ALL stands for Acute lymphocytic Leukemia, or Acute Lymphoblastic Leukemia. It is a cancer that starts with the early version of lymphocytes. The cancer takes place in the bone marrow where the immature lymphocytes are found. The cancer is an acute cancer, which means it proceeds quickly and could be fatal within a few months if not treated. Also, the cancer can easily spread to other parts of the body including the central nervous system.

Trisomy, by Kyle Jablonski

Most humans have 46 chromosomes, composed of 23 pairs of chromosomes with one member of each pair being inherited from each parent. Trisomy is the addition of a chromosome to one of these chromosomal pairs, resulting in a 3 chromosome set with 47 chromosomes total. One of the most common and notable cases of trisomy is Trisomy 21, also known as Down’s Syndrome, in which a third copy of the 21st chromosome results in severe mental retardation and physical delays/abnormalities.

Philadelphia Chromosome, by Ayako McGregor

To understand the Philadelphia Chromosome, imagine there are two people. One is called chromosome 9, the other is called chromosome 22. Imagine that they swapped one of their arms. Now chromosome 22 with the new arm from chromosome 9 is called Philadelphia chromosome. In scientific terms: it is a specific karyotype defect in chromosome 22, where there is the translocation between chromosome 9 and 22 indicated as t(9:22)(q34:q11). “q” represents the long arm of the chromosome. In chromosome 9 region 3 band 4 is the break point and in chromosome 22 region 1 band 1 is the break point. The segment broken off from chromosome 9 is attached to chromosome 22 which makes the Ph chromosome.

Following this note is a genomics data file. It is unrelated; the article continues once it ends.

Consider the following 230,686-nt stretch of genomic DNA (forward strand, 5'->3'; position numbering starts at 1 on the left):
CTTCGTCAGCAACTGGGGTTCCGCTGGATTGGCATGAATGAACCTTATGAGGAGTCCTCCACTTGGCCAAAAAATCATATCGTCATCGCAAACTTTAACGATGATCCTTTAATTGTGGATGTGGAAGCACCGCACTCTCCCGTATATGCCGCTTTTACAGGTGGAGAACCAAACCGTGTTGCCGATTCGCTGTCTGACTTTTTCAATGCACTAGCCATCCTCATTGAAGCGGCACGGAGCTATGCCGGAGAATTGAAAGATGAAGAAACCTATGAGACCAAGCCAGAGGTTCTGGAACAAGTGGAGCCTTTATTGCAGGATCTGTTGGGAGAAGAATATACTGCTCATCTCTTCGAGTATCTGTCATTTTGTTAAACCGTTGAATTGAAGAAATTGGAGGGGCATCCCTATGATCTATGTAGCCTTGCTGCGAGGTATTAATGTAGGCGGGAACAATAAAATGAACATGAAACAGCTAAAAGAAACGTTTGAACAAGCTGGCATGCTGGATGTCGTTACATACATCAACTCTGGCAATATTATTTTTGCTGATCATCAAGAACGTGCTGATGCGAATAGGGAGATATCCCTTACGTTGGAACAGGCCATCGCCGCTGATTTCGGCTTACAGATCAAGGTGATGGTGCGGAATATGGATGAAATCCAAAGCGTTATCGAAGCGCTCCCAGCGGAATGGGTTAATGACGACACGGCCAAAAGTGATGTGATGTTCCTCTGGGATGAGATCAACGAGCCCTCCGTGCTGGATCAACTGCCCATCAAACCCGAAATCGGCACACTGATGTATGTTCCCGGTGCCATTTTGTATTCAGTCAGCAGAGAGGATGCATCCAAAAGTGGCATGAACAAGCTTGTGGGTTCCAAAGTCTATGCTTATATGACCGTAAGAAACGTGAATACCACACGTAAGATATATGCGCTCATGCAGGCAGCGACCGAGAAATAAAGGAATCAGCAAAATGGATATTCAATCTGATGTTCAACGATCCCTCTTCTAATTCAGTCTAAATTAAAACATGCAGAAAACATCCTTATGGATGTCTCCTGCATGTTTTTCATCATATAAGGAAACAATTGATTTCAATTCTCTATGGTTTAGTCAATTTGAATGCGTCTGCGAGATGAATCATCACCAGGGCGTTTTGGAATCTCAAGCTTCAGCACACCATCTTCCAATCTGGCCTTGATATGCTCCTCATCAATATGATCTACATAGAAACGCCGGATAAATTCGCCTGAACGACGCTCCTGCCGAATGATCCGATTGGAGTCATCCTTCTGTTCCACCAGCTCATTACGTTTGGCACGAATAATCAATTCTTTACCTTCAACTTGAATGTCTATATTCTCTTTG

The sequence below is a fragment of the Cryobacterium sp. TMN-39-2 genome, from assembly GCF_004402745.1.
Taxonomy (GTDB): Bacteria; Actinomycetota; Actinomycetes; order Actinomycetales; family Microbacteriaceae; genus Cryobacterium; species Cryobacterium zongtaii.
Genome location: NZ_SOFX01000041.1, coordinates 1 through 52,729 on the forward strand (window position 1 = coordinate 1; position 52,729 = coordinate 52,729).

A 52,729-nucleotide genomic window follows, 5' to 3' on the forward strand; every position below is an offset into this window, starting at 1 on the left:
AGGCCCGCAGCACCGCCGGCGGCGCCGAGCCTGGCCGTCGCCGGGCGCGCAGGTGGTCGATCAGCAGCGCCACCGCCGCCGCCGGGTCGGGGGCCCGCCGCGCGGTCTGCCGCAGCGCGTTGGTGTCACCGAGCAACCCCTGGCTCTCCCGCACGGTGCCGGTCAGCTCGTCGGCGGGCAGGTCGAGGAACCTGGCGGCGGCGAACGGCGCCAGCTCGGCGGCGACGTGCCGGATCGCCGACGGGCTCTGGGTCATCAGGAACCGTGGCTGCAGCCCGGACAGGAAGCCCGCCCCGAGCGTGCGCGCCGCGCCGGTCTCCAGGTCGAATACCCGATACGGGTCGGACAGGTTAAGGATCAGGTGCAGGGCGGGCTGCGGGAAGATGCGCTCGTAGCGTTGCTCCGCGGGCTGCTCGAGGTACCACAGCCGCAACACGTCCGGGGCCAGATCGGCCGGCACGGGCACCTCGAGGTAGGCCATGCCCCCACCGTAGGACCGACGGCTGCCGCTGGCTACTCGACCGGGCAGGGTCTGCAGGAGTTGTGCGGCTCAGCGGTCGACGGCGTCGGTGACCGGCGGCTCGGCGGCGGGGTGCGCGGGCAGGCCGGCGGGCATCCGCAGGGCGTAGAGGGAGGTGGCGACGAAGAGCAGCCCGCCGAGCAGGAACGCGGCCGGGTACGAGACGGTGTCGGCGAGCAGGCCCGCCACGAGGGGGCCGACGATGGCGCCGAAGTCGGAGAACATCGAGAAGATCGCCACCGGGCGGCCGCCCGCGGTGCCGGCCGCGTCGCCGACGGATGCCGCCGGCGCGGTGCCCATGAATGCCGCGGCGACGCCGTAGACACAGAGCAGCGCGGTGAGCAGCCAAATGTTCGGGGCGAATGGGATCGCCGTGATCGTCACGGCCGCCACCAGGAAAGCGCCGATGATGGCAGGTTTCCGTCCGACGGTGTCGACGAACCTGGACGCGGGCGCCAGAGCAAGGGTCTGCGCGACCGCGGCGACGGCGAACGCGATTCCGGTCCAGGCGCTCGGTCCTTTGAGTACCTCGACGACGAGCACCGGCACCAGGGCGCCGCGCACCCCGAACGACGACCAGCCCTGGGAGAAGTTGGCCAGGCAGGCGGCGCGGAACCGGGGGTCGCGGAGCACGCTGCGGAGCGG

Ploidy (Hypo/Hyper/Aneu/Di-ploid), by Morgan Reed

Normally each individual is considered diploid because we get a pair of chromosomes; One from our mother and one from our father. However, mutations occur where we do not have two chromosomes, but none, one, even three or more. Aneuploidy means having more or less than the expected number of chromosomes. In each person we expect 46 chromosomes and having aneuploidy could mean a gain or loss of chromosomes. Hyopdiploidy is a loss of a chromosome, such as in Turner’s syndrome, where hyperdiploidy is when we have an extra chromosome, such as in Down’s syndrome or Trisomy 21.

Kinome and Imatinib, by Tyler Sparrow

The kinome is the set of protein kinases in the genome that assist in catalyzing phosphorylation reactions of amino acids. These can be major targets in drug treatments that are used to control cell behavior and replication of cancer cells.

Imatinib is part of a class of medications called ‘kinase inhibitors’ that works by blocking the action of the abnormal protein, a kinase, that signals cancer cells to multiply. Successful treatment with this drug should help prevent the spread of the cancer cells.

Exome, by Rebekah Zets

When your genome (DNA) is transcribed into mRNA, some editing must be done to the pre-mRNA transcript before it can be considered mature RNA. This is done so that the information makes sense when it is translated into a protein. The editing is called splicing. During splicing, introns are removed so that all that remains are segments called exons.

For example:
1.) pre-mRNA transcript:
2.) Splicing takes place and unnecessary introns are removed:                    Iskjdfhiwuloveakjadhufiamolecularabjdbaidiagnosticsnbaiurh
3.) We are left with exons who are now ready to be translated:

Therefore, the portion of your genome that is formed by exons and named your exome!